•  What to do to help when your child is a BYSTANDER

       ØHelp your child eliminate excuses for not getting involved.  
    ØReview different ways to help:

    § Refuse to watch and/or join in on the behavior

    (don’t give the bully an audience)

    § Change the subject

    § Tell the person doing the bullying to stop

    § Be a friend to the target/victim (talk to them later; write them a
    note; call them at home)
    § Tell an adult (there is a difference between tattling and telling
    tattling is when you tell to get someone in trouble & telling is when
    you inform to get someone out of trouble.

    ØCompliment your child when they have helped a friend in a difficult situation.

    What to do to help when your child is a VICTIM

    ØBe a good listener.
    ØLet your child know that they are not alone in this.
    ØLet your child know that it is not their fault.
    ØCompliment your child on their ability to share this problem and compliment
    their strengths – empower!                                                                        
    ØGuide your child through the problem-solving process & inform the school.                                                                 
    ØRole-play ways to handle and be assertive.
    ØFind books and movies that address similar issues and discuss them with your child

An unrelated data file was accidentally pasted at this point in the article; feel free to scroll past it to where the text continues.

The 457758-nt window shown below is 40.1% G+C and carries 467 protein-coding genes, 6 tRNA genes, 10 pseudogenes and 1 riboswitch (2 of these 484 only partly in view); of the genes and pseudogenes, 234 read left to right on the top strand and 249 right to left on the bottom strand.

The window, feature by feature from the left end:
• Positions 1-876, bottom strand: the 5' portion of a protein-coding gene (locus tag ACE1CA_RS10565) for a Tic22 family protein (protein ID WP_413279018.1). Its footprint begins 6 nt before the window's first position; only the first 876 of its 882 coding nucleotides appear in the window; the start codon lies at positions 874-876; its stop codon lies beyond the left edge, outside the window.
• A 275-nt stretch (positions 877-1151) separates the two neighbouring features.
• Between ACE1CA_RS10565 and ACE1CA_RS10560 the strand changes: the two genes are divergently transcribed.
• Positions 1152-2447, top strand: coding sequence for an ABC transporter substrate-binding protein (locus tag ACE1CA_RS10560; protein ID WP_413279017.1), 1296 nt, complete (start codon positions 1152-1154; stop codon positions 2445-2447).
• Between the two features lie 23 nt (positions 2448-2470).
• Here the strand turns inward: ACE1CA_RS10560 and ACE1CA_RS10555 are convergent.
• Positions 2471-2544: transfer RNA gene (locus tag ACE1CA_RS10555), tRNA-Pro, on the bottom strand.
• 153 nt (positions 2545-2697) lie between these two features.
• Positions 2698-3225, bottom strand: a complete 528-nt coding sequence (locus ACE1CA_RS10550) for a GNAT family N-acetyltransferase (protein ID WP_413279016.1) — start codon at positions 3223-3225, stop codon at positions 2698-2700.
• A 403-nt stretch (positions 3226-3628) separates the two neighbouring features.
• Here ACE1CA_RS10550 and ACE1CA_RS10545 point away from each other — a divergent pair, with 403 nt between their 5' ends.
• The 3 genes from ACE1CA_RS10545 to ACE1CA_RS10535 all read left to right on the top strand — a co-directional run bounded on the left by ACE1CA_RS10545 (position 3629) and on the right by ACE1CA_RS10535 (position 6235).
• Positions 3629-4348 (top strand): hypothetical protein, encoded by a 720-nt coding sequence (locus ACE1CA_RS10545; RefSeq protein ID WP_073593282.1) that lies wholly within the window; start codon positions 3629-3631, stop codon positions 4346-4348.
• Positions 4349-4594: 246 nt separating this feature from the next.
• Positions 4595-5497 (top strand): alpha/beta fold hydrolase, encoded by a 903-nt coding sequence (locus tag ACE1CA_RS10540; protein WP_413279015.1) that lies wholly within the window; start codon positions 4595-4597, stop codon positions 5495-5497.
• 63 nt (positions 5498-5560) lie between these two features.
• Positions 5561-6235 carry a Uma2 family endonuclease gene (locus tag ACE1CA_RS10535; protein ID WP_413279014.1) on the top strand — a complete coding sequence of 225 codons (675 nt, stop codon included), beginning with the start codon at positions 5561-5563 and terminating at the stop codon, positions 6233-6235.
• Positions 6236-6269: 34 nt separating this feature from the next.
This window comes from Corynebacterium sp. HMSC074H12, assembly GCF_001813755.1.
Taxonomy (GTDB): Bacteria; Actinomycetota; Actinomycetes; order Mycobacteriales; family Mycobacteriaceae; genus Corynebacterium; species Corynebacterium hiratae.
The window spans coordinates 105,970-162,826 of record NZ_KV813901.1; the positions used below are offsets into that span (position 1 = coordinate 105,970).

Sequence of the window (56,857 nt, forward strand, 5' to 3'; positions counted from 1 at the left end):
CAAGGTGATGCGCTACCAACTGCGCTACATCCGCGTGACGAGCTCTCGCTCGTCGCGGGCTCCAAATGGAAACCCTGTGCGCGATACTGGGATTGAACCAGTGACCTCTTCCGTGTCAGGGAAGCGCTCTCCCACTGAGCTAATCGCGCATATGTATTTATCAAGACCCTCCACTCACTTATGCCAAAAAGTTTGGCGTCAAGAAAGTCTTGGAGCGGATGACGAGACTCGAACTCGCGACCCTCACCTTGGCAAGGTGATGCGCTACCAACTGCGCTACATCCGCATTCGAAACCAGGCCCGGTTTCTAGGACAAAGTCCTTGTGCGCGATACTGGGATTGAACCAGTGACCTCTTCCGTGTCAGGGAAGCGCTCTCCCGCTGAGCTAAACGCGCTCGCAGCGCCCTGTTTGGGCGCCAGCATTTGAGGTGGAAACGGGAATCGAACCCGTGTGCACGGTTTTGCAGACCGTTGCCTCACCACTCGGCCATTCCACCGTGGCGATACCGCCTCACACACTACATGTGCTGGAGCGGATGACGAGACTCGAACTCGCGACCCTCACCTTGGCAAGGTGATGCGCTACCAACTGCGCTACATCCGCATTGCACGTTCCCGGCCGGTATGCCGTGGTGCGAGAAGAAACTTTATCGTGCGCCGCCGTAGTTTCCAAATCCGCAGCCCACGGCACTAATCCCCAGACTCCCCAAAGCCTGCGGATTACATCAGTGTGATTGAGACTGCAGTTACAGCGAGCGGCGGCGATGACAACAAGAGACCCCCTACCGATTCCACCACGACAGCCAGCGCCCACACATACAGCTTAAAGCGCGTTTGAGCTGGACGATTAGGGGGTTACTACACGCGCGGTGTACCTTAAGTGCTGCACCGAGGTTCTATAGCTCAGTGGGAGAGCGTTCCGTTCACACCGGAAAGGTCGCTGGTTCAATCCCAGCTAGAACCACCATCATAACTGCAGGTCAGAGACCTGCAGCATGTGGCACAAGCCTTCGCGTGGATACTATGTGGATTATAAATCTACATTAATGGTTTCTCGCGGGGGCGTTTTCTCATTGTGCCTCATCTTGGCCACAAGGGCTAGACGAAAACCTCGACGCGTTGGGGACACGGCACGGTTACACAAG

ØInvolve your child in activities outside of school.                                                                                  
    ØBe a positive role model.

    What to do to help when your child is using BULLY BEHAVIOR

    ØIntervene immediately with restitution, resolution and reconcilitation!

    o  Restitution involves fixing what you did wrong – apologize

    o  Resolution involves figuring out how to keep it from happening again

    o  Reconciliation involves coming up with a way to heal the hurt – inviting the
    person over, writing a note, etc.

    ØNurture empathy through conversation, TV, movies, books and volunteerism.

    ØTalk about your feelings and the feelings of others.

    ØCreate opportunities to “do good” and compliment.

    ØUse a Behavior Change Worksheet (stop by my office for a copy).

    ØMonitor TV, computer, and music.

    ØBe a positive role model – actions speak louder than words.

    ØShare your own experiences with bullying.

    ØEngage your child in constructive and fun family activities.

    What not to do 
    If your child is bullying:

    Do not ignore.
    Do not punish, but discipline instead – it’s a learning process.

    If your child is the victim:

    Do not rush in to solve the problem.

    Do not tell your child to fight back.

    Do not rush to confront the bully or their parents.

    Do not minimize, rationalize or explain away the issue.

    If your child is the bystander:

    Do not tell your child to NOT get involved.

    Role play different ways in which your child can safely intervene.